Saturday, October 08, 2005


Crony and Crone Again

This follows up an earlier discussion of crony and crone. I am grateful to Professor Roger Kuin, who kindly supplied me with the Oxford English Dictionary's entries for these words. The OED does not commit to the derivation of crony from Greek chronios, saying only:
Found first after 1660. According to Skinner 1671 'vox academica', i.e. a term of university or college slang. No connexion with crone has been traced.
But the spelling of the OED's first citation (from Pepys' Diary, May 30, 1665) tends to support the Greek origin:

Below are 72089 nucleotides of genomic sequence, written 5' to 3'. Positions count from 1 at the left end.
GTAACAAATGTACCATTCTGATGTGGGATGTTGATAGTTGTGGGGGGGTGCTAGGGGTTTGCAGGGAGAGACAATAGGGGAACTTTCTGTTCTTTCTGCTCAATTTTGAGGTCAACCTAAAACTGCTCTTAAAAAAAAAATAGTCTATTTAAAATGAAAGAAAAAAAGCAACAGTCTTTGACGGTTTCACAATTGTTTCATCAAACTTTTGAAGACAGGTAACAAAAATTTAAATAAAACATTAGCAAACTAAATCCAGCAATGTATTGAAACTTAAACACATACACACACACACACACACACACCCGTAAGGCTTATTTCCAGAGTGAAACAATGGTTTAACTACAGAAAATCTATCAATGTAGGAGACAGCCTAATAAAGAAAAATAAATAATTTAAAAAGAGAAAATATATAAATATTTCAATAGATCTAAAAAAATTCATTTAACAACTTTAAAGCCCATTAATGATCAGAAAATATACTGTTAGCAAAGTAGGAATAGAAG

Jack Cole, my old school-fellow..who was a great chrony of mine.
Here is the OED's etymology of crone:
In the sense 'old ewe' the word appears to be related to early mod.Du. kronje, karonje, 'adasia, ouis vetula, rejecula' (Kilian), believed to be the same word as karonje, kronje, MDu. caroonje, croonje carcass, a. NFr. carogne carcass: see CARRION. As applied to a woman, it may be an Eng. transferred application of 'old ewe' (though the evidence for the latter does not yet carry it back so early); but it was more probably taken directly from ONF. carogne (Picard carone, Walloon coronie) 'a cantankerous or mischievous woman’, cited by Littré from 14th c. App. rare in the 18th c., till revived by Southey, Scott, and their contemporaries.
The OED's first citation of crone is from Chaucer's Canterbury Tales, around 1386 (Man of Law's Tale, line 432).

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